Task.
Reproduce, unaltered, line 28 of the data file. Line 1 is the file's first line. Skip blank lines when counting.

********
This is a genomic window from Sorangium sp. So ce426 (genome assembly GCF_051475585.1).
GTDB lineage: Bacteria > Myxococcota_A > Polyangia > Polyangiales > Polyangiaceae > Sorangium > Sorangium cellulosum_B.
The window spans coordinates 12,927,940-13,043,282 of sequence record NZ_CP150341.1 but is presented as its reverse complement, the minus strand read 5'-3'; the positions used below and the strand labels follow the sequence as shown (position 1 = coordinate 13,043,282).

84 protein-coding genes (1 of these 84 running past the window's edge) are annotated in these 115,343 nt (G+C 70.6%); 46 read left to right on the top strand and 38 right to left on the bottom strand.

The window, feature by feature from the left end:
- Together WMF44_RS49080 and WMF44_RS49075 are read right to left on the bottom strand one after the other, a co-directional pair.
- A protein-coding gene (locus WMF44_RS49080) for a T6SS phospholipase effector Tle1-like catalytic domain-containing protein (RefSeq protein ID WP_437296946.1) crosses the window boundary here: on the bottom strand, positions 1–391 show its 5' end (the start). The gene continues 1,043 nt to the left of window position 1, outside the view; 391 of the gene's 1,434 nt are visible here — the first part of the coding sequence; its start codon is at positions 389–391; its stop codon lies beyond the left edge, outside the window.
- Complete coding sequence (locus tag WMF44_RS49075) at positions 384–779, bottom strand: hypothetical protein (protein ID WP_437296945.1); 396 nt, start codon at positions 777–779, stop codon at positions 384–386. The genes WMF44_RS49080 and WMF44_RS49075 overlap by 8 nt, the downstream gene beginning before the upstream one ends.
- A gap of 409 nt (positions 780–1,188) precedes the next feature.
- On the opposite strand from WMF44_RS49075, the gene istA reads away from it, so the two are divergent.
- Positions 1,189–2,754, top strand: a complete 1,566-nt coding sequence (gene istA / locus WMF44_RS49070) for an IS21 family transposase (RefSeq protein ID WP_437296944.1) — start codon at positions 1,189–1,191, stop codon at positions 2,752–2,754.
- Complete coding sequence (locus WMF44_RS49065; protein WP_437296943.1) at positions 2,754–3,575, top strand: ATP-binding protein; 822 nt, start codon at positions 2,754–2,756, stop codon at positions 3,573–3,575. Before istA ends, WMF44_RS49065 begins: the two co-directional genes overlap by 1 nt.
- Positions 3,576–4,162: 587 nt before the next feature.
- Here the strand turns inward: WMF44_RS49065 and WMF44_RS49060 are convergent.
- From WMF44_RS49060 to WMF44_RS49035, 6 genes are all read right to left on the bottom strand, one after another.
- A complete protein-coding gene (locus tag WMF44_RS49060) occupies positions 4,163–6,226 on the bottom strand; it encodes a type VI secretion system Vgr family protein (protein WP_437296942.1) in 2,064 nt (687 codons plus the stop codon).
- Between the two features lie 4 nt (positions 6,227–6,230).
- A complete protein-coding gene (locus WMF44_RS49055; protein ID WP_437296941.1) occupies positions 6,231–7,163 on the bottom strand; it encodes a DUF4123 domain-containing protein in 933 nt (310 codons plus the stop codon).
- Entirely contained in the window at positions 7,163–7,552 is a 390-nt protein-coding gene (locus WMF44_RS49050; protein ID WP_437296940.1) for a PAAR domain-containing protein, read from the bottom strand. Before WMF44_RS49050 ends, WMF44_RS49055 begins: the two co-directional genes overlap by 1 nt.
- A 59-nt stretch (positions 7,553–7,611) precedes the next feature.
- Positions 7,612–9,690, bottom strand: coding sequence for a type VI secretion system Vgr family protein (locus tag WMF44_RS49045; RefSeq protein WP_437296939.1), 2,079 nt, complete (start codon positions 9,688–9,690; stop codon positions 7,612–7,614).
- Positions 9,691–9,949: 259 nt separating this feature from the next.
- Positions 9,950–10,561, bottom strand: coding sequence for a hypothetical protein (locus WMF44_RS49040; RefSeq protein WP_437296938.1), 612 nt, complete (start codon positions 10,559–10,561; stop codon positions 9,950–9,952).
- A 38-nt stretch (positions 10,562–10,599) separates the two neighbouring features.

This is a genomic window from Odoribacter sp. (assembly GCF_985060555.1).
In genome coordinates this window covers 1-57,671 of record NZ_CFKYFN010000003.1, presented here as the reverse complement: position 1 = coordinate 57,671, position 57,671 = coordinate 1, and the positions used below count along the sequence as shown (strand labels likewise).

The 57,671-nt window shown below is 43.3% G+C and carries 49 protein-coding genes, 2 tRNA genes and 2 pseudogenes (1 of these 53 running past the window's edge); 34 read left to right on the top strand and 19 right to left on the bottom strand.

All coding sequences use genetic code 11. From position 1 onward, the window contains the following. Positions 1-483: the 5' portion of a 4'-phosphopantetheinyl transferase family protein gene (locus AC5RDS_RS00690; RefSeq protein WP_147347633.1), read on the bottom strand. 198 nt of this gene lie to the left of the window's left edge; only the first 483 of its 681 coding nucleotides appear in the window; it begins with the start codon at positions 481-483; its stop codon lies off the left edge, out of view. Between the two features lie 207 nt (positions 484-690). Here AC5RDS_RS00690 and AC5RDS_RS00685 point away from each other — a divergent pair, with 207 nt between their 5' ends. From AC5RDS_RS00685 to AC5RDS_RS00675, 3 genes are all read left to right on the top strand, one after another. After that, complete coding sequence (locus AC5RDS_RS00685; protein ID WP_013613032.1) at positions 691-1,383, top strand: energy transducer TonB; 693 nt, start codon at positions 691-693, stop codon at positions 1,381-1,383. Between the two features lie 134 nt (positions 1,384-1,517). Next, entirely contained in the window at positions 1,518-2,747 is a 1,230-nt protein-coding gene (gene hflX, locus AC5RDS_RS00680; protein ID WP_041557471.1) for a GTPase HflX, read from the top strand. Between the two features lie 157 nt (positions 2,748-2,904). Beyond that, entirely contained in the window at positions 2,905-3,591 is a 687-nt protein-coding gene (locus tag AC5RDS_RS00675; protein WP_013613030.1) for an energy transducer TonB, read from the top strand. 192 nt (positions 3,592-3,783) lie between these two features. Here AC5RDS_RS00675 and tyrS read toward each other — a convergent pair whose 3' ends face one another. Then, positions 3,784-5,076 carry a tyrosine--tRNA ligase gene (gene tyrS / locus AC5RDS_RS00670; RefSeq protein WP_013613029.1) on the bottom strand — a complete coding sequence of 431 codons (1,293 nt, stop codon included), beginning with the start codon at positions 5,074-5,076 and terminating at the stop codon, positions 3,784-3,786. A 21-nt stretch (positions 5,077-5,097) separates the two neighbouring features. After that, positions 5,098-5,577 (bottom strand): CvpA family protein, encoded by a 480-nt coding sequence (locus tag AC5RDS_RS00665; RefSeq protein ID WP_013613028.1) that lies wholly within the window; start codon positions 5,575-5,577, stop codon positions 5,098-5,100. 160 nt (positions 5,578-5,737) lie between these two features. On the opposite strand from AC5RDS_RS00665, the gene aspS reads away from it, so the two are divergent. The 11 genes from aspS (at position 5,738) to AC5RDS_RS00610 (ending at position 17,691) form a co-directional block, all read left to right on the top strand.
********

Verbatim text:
All coding sequences use genetic code 11. From position 1 onward, the window contains the following. Positions 1-483: the 5' portion of a 4'-phosphopantetheinyl transferase family protein gene (locus AC5RDS_RS00690; RefSeq protein WP_147347633.1), read on the bottom strand. 198 nt of this gene lie to the left of the window's left edge; only the first 483 of its 681 coding nucleotides appear in the window; it begins with the start codon at positions 481-483; its stop codon lies off the left edge, out of view. Between the two features lie 207 nt (positions 484-690). Here AC5RDS_RS00690 and AC5RDS_RS00685 point away from each other — a divergent pair, with 207 nt between their 5' ends. From AC5RDS_RS00685 to AC5RDS_RS00675, 3 genes are all read left to right on the top strand, one after another. After that, complete coding sequence (locus AC5RDS_RS00685; protein ID WP_013613032.1) at positions 691-1,383, top strand: energy transducer TonB; 693 nt, start codon at positions 691-693, stop codon at positions 1,381-1,383. Between the two features lie 134 nt (positions 1,384-1,517). Next, entirely contained in the window at positions 1,518-2,747 is a 1,230-nt protein-coding gene (gene hflX, locus AC5RDS_RS00680; protein ID WP_041557471.1) for a GTPase HflX, read from the top strand. Between the two features lie 157 nt (positions 2,748-2,904). Beyond that, entirely contained in the window at positions 2,905-3,591 is a 687-nt protein-coding gene (locus tag AC5RDS_RS00675; protein WP_013613030.1) for an energy transducer TonB, read from the top strand. 192 nt (positions 3,592-3,783) lie between these two features. Here AC5RDS_RS00675 and tyrS read toward each other — a convergent pair whose 3' ends face one another. Then, positions 3,784-5,076 carry a tyrosine--tRNA ligase gene (gene tyrS / locus AC5RDS_RS00670; RefSeq protein WP_013613029.1) on the bottom strand — a complete coding sequence of 431 codons (1,293 nt, stop codon included), beginning with the start codon at positions 5,074-5,076 and terminating at the stop codon, positions 3,784-3,786. A 21-nt stretch (positions 5,077-5,097) separates the two neighbouring features. After that, positions 5,098-5,577 (bottom strand): CvpA family protein, encoded by a 480-nt coding sequence (locus tag AC5RDS_RS00665; RefSeq protein ID WP_013613028.1) that lies wholly within the window; start codon positions 5,575-5,577, stop codon positions 5,098-5,100. 160 nt (positions 5,578-5,737) lie between these two features. On the opposite strand from AC5RDS_RS00665, the gene aspS reads away from it, so the two are divergent. The 11 genes from aspS (at position 5,738) to AC5RDS_RS00610 (ending at position 17,691) form a co-directional block, all read left to right on the top strand.